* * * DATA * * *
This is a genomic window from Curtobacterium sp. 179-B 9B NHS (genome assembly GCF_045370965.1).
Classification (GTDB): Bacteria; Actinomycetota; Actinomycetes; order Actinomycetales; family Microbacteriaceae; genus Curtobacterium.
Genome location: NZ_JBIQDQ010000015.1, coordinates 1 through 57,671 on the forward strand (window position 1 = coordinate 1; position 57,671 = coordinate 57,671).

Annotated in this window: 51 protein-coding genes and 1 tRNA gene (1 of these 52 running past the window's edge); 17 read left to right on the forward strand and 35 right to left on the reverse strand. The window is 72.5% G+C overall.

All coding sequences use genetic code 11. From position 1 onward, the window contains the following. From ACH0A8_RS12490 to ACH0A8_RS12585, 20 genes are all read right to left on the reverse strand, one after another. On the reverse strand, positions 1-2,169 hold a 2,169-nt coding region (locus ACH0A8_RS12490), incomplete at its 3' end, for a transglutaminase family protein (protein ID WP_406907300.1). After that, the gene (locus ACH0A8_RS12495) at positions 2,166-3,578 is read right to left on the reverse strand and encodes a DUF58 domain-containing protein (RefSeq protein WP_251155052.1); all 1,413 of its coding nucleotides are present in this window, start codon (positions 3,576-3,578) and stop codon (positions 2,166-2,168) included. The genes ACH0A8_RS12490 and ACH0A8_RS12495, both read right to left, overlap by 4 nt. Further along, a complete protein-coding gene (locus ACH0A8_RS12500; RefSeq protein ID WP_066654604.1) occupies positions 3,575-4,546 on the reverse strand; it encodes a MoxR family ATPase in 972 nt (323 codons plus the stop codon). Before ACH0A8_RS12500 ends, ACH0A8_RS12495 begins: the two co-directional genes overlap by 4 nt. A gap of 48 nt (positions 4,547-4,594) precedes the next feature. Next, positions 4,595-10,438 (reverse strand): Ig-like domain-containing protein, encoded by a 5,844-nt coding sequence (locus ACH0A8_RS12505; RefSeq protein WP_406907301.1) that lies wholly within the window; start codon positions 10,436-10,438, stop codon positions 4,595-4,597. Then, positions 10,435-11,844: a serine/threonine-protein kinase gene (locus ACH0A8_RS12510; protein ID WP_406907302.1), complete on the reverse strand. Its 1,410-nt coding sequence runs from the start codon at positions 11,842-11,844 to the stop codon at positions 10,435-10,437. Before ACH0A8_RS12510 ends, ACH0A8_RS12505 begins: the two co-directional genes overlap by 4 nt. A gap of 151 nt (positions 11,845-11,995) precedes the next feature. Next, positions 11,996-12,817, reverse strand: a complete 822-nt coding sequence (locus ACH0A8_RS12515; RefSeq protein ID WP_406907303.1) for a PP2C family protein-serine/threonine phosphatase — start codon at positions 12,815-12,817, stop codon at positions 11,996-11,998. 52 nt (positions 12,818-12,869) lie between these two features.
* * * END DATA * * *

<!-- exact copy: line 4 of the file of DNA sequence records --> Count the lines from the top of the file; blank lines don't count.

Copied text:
Annotated in this window: 51 protein-coding genes and 1 tRNA gene (1 of these 52 running past the window's edge); 17 read left to right on the forward strand and 35 right to left on the reverse strand. The window is 72.5% G+C overall.